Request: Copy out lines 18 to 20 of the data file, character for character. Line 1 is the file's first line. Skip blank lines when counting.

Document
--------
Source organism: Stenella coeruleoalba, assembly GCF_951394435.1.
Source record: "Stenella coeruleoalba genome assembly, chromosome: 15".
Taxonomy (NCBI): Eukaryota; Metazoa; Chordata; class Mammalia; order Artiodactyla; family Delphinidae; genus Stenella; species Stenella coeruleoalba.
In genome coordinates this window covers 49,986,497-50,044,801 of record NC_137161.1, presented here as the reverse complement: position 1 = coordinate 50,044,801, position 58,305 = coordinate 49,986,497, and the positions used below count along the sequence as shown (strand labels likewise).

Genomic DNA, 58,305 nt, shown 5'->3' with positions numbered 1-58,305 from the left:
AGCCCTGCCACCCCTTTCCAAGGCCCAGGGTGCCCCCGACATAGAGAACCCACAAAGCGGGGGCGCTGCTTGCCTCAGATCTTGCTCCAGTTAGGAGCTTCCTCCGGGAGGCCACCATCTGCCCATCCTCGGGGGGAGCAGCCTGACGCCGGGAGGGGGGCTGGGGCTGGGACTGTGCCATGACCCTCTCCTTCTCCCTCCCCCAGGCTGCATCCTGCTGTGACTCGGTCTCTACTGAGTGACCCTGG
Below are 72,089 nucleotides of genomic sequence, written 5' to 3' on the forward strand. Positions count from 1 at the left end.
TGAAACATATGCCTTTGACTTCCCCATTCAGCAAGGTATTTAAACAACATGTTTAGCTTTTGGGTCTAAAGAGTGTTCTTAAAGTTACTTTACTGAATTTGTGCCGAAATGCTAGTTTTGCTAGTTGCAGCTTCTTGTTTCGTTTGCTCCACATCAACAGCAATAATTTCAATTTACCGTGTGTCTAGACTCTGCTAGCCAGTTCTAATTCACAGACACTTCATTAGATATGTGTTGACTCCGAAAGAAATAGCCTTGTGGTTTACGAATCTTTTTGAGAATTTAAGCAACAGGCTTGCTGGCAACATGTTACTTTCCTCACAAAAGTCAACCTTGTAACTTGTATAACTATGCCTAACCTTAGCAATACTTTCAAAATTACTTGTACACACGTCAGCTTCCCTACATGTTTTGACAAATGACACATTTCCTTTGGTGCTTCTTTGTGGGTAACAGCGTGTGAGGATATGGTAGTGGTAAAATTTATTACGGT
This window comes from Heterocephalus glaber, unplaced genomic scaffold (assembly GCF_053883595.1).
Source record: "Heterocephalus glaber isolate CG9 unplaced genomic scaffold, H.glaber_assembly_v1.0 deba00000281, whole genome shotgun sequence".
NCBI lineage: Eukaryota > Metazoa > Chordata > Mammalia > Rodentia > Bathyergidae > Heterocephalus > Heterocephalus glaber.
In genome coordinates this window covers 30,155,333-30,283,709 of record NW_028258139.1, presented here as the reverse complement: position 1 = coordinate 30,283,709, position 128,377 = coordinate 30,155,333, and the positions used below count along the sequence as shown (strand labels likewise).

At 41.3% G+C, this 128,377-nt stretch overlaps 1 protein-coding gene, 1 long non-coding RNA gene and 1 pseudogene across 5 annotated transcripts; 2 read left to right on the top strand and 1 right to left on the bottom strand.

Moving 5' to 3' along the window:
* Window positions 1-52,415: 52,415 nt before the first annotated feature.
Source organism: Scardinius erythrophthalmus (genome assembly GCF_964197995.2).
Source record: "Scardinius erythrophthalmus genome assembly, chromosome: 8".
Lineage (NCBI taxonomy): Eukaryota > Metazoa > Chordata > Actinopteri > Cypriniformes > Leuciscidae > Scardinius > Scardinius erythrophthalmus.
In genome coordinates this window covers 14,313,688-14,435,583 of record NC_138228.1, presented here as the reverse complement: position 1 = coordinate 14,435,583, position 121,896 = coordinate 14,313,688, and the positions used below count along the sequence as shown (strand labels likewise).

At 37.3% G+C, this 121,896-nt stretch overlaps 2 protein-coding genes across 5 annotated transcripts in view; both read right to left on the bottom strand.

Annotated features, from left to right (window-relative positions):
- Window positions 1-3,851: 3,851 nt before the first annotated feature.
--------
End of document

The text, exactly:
Lineage (NCBI taxonomy): Eukaryota > Metazoa > Chordata > Actinopteri > Cypriniformes > Leuciscidae > Scardinius > Scardinius erythrophthalmus.
In genome coordinates this window covers 14,313,688-14,435,583 of record NC_138228.1, presented here as the reverse complement: position 1 = coordinate 14,435,583, position 121,896 = coordinate 14,313,688, and the positions used below count along the sequence as shown (strand labels likewise).

At 37.3% G+C, this 121,896-nt stretch overlaps 2 protein-coding genes across 5 annotated transcripts in view; both read right to left on the bottom strand.